ReelBob: ‘Mad Props’ ★★★½
An entertaining documentary that looks at fans who collect movie props and are willing to pay thousands to capture a memory.
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In my 45-plus years of reviewing movies I have collected several items of memorabilia along the way. It mostly has been posters and T-shirts.
I began my collecting movie-related items in the early 1970s when I attended Cinevent, an annual movie nostalgia convention that is still held every Memorial Day weekend in Columbus,, Ohio.
There, I bought 16mm films, posters and lobby cards among other items. Back then, these memories were not costly.
But, as time passed, and interest in movie memorabilia began to soar, so did the prices.
And a new type of collector emerged — the ones who wanted props that had been used in movies. And these collectors are the focus of “Mad Props,” an interesting documentary written and directed by Juan Pablo Reinoso.
These collectors are out of my league. They are willing to spend hundreds of thousands to hang or display a movie memory in their homes.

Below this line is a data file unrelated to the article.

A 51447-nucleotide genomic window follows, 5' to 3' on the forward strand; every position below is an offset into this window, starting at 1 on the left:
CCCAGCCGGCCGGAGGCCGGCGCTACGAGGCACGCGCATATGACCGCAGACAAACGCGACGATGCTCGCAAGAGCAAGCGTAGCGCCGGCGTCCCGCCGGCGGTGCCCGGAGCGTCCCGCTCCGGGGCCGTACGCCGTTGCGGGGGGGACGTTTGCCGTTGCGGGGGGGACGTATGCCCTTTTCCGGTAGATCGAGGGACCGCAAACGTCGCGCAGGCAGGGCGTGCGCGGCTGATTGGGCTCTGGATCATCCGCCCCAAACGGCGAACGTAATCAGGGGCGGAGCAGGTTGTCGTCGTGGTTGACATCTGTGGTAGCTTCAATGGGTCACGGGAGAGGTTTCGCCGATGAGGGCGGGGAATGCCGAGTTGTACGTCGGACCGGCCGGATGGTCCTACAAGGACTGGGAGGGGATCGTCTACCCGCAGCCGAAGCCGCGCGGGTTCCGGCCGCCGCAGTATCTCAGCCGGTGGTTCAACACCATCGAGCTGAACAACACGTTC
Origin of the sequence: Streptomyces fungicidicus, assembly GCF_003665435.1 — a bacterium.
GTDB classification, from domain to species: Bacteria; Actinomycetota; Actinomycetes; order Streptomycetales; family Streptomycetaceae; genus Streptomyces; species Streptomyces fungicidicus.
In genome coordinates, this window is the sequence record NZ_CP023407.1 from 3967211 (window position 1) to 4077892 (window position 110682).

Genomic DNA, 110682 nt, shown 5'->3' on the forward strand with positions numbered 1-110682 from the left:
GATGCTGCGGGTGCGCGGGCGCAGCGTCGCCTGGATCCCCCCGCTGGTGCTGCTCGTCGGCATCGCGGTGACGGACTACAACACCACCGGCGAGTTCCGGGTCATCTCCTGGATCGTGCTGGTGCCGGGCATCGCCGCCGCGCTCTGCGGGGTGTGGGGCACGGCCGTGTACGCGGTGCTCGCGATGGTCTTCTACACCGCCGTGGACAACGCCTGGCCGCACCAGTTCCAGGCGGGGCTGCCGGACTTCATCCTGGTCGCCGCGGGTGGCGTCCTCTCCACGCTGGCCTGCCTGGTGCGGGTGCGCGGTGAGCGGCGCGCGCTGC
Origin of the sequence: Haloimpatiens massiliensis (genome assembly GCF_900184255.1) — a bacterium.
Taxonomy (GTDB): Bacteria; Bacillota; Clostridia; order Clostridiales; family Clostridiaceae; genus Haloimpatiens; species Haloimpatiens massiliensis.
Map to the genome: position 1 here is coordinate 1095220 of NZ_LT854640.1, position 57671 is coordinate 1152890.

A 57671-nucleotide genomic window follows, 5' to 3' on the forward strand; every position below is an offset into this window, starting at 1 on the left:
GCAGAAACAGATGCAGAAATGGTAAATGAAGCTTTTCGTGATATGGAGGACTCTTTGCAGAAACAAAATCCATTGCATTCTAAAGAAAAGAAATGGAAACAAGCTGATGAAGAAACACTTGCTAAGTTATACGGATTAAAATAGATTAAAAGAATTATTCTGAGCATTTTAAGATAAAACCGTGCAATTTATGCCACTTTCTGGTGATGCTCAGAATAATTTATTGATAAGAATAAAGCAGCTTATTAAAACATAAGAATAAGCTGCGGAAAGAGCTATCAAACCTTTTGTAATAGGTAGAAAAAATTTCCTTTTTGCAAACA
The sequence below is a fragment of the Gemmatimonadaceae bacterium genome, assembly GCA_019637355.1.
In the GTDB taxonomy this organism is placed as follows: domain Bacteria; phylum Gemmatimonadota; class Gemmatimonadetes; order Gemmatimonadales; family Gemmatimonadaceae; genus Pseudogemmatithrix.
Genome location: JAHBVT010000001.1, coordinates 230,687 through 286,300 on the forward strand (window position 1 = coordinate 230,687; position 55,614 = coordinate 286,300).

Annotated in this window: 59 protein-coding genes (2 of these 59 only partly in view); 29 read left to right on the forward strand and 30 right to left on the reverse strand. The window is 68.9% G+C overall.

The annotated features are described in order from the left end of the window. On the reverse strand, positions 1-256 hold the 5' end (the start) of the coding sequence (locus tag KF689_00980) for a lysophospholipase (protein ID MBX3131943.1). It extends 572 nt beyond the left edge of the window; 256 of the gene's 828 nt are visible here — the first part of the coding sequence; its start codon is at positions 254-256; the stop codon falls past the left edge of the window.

The focus of the movie is Tom Biolchini, a Tulsa, Oklahoma, lawyer who also is a collector. Among his items is the chalice from “Indiana Jones and the Last Crusade,” for which he paid six figures.
Biolchini decided to look up other collectors to see what drives their passions. His journey took him around the country as well as England, Italy and France.
He discovered that what all collectors have in common is a desire to have a physical manifestation of a memory — be it from childhood or as a young adult.
These people embrace costumes, props from various “Star Wars” movies, horror films — any object that can tie them to a film they fondly remember.
Actor Mickey Rourke even explains how a prop helped him in a scene in which all he had to do was listen to another actor as they walked along.
The movie also looks at museums and curators who see these one-time throwaway items as art more than artifacts.
Reinoso and Biolchini, along with actors Robert Englund and Lance Henriksen, also visit the creators whose companies make these props for filmmakers. These artists are appreciative of the collectors who see the value in their works.
Movie buffs will really enjoy “Mad Props” as it will stir memories of their own movie-going experiences. It is a fascinating and joyful documentary that may send you scurrying to estate or yard sales to see if you can uncover some cinematic treasure that will remind you of your own past.
I am a founding member of the Indiana Film Journalists Association. I review movies, 4K UHD, Blu-rays and DVDs for ReelBob (ReelBob.com), The Film Yap and other print and online publications. I can be reached by email at email@example.com. You also can follow me on Twitter @ReelBobBloom and on Facebook at ReelBob.com or the Indiana Film Journalists Association. My movie reviews also can be found at Rotten Tomatoes: www.rottentomatoes.com.